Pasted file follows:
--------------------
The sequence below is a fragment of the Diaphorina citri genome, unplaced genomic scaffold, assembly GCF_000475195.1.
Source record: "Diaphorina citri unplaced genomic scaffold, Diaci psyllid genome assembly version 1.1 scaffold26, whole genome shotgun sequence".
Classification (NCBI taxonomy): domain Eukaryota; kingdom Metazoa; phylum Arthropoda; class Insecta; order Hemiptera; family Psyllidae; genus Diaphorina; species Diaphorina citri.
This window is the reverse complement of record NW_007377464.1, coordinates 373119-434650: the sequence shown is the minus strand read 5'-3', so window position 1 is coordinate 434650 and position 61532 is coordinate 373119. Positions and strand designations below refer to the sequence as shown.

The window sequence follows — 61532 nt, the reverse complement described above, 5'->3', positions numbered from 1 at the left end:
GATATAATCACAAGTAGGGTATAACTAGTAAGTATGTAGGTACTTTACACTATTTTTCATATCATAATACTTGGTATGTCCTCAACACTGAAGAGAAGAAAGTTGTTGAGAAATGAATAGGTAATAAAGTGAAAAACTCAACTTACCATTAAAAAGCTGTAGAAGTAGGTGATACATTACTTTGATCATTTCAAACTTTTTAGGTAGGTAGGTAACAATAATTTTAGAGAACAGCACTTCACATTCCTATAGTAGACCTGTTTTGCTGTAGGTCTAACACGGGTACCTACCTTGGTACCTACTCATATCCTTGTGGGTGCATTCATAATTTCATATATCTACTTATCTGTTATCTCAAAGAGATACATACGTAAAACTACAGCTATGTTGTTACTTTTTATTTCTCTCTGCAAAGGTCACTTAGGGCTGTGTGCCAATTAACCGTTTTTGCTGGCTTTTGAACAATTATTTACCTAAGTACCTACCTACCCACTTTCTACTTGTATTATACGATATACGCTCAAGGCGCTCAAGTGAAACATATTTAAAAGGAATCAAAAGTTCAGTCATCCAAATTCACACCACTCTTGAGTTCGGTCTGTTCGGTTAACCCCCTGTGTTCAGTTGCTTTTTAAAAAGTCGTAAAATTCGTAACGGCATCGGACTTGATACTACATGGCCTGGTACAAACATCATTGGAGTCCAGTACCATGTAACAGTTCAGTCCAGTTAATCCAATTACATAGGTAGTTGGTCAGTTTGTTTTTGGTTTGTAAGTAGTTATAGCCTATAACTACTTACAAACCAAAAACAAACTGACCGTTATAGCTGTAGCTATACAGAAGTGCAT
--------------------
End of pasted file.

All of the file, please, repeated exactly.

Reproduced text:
The sequence below is a fragment of the Diaphorina citri genome, unplaced genomic scaffold, assembly GCF_000475195.1.
Source record: "Diaphorina citri unplaced genomic scaffold, Diaci psyllid genome assembly version 1.1 scaffold26, whole genome shotgun sequence".
Classification (NCBI taxonomy): domain Eukaryota; kingdom Metazoa; phylum Arthropoda; class Insecta; order Hemiptera; family Psyllidae; genus Diaphorina; species Diaphorina citri.
This window is the reverse complement of record NW_007377464.1, coordinates 373119-434650: the sequence shown is the minus strand read 5'-3', so window position 1 is coordinate 434650 and position 61532 is coordinate 373119. Positions and strand designations below refer to the sequence as shown.

The window sequence follows — 61532 nt, the reverse complement described above, 5'->3', positions numbered from 1 at the left end:
GATATAATCACAAGTAGGGTATAACTAGTAAGTATGTAGGTACTTTACACTATTTTTCATATCATAATACTTGGTATGTCCTCAACACTGAAGAGAAGAAAGTTGTTGAGAAATGAATAGGTAATAAAGTGAAAAACTCAACTTACCATTAAAAAGCTGTAGAAGTAGGTGATACATTACTTTGATCATTTCAAACTTTTTAGGTAGGTAGGTAACAATAATTTTAGAGAACAGCACTTCACATTCCTATAGTAGACCTGTTTTGCTGTAGGTCTAACACGGGTACCTACCTTGGTACCTACTCATATCCTTGTGGGTGCATTCATAATTTCATATATCTACTTATCTGTTATCTCAAAGAGATACATACGTAAAACTACAGCTATGTTGTTACTTTTTATTTCTCTCTGCAAAGGTCACTTAGGGCTGTGTGCCAATTAACCGTTTTTGCTGGCTTTTGAACAATTATTTACCTAAGTACCTACCTACCCACTTTCTACTTGTATTATACGATATACGCTCAAGGCGCTCAAGTGAAACATATTTAAAAGGAATCAAAAGTTCAGTCATCCAAATTCACACCACTCTTGAGTTCGGTCTGTTCGGTTAACCCCCTGTGTTCAGTTGCTTTTTAAAAAGTCGTAAAATTCGTAACGGCATCGGACTTGATACTACATGGCCTGGTACAAACATCATTGGAGTCCAGTACCATGTAACAGTTCAGTCCAGTTAATCCAATTACATAGGTAGTTGGTCAGTTTGTTTTTGGTTTGTAAGTAGTTATAGCCTATAACTACTTACAAACCAAAAACAAACTGACCGTTATAGCTGTAGCTATACAGAAGTGCAT